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Tuesday, 30 October, 2001, 08:10 GMT
Kilshaws prompt adoption overhaul
The Kilshaws
The Kilshaw case prompted a law rethink
Britons who adopt children from overseas without getting proper clearance could face a up to a year in jail under a proposed revision of the adoption system.

The move - in part a response to the case of Alan and Judith Kilshaw who attempted to adopt twin baby girls from the US - was announced in the Commons by Health Secretary Alan Milburn.

Adoption is a service for children, not for profit

Alan Milburn
The proposals won broad support from the Conservatives and the Liberal Democrats.

The Kilshaws from north Wales, sparked an international custody battle earlier this year, after they tried to adopt the twins who they found over the internet.

They reputedly paid 8,000 for the adoption.

Their fight to keep the girls in Britain ended after a judge ruled that Belinda and Kimberley should return to their home in the US state of Missouri.

Mr Milburn condemned the practice of adoption for profit and promised to overhaul the current system which he branded as too slow and unfair.

Stiffer penalties would be introduced in the Adoption and Children Bill for anyone who flouted adoption laws at home or abroad.

There would also changes in court procedures to speed up the process.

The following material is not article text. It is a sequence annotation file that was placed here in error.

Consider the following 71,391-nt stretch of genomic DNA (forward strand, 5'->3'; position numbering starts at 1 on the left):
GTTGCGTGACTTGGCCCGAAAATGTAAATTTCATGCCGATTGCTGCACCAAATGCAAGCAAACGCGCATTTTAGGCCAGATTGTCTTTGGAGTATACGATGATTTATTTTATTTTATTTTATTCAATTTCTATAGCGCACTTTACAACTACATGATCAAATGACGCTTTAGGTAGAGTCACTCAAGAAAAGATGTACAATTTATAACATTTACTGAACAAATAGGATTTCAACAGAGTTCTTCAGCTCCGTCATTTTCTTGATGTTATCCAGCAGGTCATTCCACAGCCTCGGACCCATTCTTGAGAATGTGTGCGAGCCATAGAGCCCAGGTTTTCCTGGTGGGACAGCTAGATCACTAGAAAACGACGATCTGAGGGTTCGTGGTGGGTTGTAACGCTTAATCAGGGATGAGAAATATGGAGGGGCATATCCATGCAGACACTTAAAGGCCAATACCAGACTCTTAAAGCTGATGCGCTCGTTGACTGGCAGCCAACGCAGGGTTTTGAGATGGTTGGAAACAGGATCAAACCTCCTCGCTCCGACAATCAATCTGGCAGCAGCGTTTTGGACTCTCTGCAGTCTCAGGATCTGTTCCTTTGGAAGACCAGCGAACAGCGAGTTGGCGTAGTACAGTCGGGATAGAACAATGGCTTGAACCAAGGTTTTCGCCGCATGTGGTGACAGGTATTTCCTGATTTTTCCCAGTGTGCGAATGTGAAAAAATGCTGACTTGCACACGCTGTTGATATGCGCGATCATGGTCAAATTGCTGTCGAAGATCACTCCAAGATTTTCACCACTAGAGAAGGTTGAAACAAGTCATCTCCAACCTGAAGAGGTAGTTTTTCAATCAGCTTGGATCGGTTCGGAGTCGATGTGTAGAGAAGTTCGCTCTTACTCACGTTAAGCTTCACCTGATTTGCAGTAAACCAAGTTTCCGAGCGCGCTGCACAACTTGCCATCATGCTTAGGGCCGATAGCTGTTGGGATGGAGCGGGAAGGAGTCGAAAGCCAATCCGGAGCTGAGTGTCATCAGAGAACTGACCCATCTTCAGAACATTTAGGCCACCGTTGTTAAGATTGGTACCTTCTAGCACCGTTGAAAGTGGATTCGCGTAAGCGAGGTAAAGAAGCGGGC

Mr Milburn said: "Adoption is a service for children, not for profit.

"It should happen in the interests of the child, not as a commercial transaction."


The new legislation would introduce a vetting system for parents who wished to bring back a child from certain countries whose adoption procedures were acceptable to the UK.

It will also try to rid the adoption system of some of the prejudice against certain types of parents.

"Whatever the warped logic of those who introduce these blanket bans, the fact is they fail to put the interests of the child first. They put petty prejudices first," said Mr Milburn.

With nearly 60,000 children in local authority care, the government intended to increase the adoption figures of 1999/2000 by 40% by 2005.

An extra 66m will be given to the adoption service over three year, Mr Milburn said.


He said: "Children should not be left waiting indefinitely for the perfect family on spurious grounds or a perverse sense of what is and what is not politically correct."

Although he said the law would continue to stipulate that only married and single people could adopt children - ruling out unmarried couples.

Tory health spokesman Liam Fox said: "We will give it a fair wind and seek to improve it further.

"We are dealing with some of the most vulnerable in society.

"We must not allow politics, prejudice, bureaucracy or short term convenience to stand in the way of them having a chance of a loving family."


Referring to the Kilshaw case Dr Fox said that the unregulated trade in babies through the internet would "disgust all sides of the House".

He went on to say that another provision in the bill that took account of the racial and cultural origins of the child was right although he warned that there should be a "hard and fast" rule.

"We need to understand the sensitivities and banish the nonsense of the politically correct brigade," he said.

For the Lib Dems Evan Harris said there was "broad agreement" across the main political party over much of the Bill which he described as a "once in a generation opportunity".

Same-sex couples

Parliament had been reluctant in the past to deal with adoption, he said.

Dr Harris urged the government to clarify its position on adoption by same-sex couples.

"There should be the right of unmarried couples to adopt jointly," he argued.

"I don't believe that the sexuality of adoptive parents needs be relevant by exactly the same token."

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